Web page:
And just like that, all is alright, alright, alright with the world.
After years of tone deaf statements by Matthew McConaughey, the actor threatened to run for office.
It was a controversial idea, since the actor has no political resume to speak of and his candidacy could alter a race, even if he loses.
To the relief of countless political journalists who can postpone learning to spell "McConaughey," he will not be running.
On Sunday, November 28, Matthew McConaughey took to Twitter to post a 3-minute video.
There, the actor explained that he was no longer planning to throw his hat into the ring.
When Governor Greg Abbott and Beto O’Rourke go head to head in 2022, he won’t be a wild card.
In the video, McConaughey speaks about his belief in service and responsibility.
He notes that he had "been considering a run for the Governor of Texas."
During that time, he had been "listening and learning, been measuring and studying Texas politics and American politics."
The goal behind all of that was to ascertain exactly what the best way for him to serve to make the world better would be.
“As a simple kid born in the little town of Uvalde, Texas, it never occurred to me that I would one day be considered for political leadership," McConaughey admitted.
He expressed: "It’s a humbling and inspiring path to ponder."
"It is also a path that I’m choosing not to take at this moment,” McConaughey confirmed.
However, he vowed to “continue to work and invest the bounty I have."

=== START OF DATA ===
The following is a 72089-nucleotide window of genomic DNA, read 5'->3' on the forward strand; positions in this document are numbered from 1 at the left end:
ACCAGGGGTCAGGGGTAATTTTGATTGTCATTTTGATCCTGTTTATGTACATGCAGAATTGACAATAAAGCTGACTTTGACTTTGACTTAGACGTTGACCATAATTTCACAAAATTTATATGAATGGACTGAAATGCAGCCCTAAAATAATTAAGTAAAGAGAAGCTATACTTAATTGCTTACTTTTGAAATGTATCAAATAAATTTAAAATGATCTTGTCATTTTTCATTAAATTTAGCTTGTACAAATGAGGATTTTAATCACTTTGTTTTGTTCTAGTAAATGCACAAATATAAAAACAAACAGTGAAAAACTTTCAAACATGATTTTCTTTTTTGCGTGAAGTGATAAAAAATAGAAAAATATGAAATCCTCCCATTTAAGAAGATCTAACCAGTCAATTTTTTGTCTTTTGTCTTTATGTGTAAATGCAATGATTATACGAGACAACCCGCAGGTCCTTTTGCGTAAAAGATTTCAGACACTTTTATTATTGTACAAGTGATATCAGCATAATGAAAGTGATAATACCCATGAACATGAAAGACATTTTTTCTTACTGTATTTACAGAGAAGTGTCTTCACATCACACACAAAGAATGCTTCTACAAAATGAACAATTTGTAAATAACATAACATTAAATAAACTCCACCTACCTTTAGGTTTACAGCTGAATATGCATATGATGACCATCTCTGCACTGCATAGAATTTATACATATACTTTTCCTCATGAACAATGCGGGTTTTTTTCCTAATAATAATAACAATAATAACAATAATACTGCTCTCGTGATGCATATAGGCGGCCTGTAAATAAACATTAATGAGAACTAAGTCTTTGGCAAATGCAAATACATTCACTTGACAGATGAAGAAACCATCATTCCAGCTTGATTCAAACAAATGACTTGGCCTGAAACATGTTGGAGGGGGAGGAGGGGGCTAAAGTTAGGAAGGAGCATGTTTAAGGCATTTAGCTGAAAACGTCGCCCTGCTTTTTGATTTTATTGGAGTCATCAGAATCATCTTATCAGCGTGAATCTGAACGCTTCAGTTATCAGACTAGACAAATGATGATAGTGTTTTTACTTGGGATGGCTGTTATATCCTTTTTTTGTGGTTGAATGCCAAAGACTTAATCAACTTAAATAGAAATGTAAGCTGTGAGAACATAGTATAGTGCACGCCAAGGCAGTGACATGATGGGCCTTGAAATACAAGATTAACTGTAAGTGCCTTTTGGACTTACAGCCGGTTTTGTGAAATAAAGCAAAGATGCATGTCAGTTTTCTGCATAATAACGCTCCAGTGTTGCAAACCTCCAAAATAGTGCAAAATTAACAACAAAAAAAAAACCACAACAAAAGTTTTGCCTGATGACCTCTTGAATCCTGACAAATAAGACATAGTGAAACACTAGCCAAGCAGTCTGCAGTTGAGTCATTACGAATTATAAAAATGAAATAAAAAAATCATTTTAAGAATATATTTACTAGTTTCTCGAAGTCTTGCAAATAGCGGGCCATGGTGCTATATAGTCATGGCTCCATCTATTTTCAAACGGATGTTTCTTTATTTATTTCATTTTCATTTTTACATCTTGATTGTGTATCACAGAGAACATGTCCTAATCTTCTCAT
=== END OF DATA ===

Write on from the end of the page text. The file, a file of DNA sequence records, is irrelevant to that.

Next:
He hopes to do so "by supporting entrepreneurs, businesses, and foundations that I believe are leaders."
McConaughey hopes to support "establishments that I believe are creating pathways for people to succeed in life."
He will also throw in his lot with "organizations that have a mission to serve and build trust while also generating prosperity."
He noted: "That’s the American dream."
This announcement was not premature.
In just two weeks, McConaughey would have had to file by the state-mandated deadline of December 13.
Clearly, he thought long and hard about this topic, wrestling with the idea before deciding against the run for office.
What is really interesting is that McConaughey’s announcement comes just days after an eye-opening Dallas Morning News poll.
According to that poll, McConaughey would best Greg Abbott by eight points if they ran against each other one-on-one.
He would net 44 percent of Texan votes, per the poll, with Abbott getting only 35.
With a majority of Texans in the same poll — that’s 54 percent — saying that the state is "on the wrong track," that sounds hopeful.
But Beto O’Rourke’s candidacy should not be discounted.
There were concerns that O’Rourke and McConaughey could end up splitting a "majority" of votes, leaving Abbott to win despite his unpopularity.
What’s more, and one hopes that McConaughey considered this, is that he has no tangible political experience.
That does not mean that he has not done good things, does not have good ideas, and does not have political potential.
It simply means that he is not a politician. Celebrities deciding to wade into political races for higher offices is, with some exceptions, seldom a good thing.
If McConaughey believes that public service is his calling, he may want to consider running for office at a lower level.
City councils, from small towns to major cities, are a fine office to seek. State legislatures could always use more honest candidates.
These positions don’t get the glory or prestige of big-name offices, but they’re a much better place to start and learn the ropes.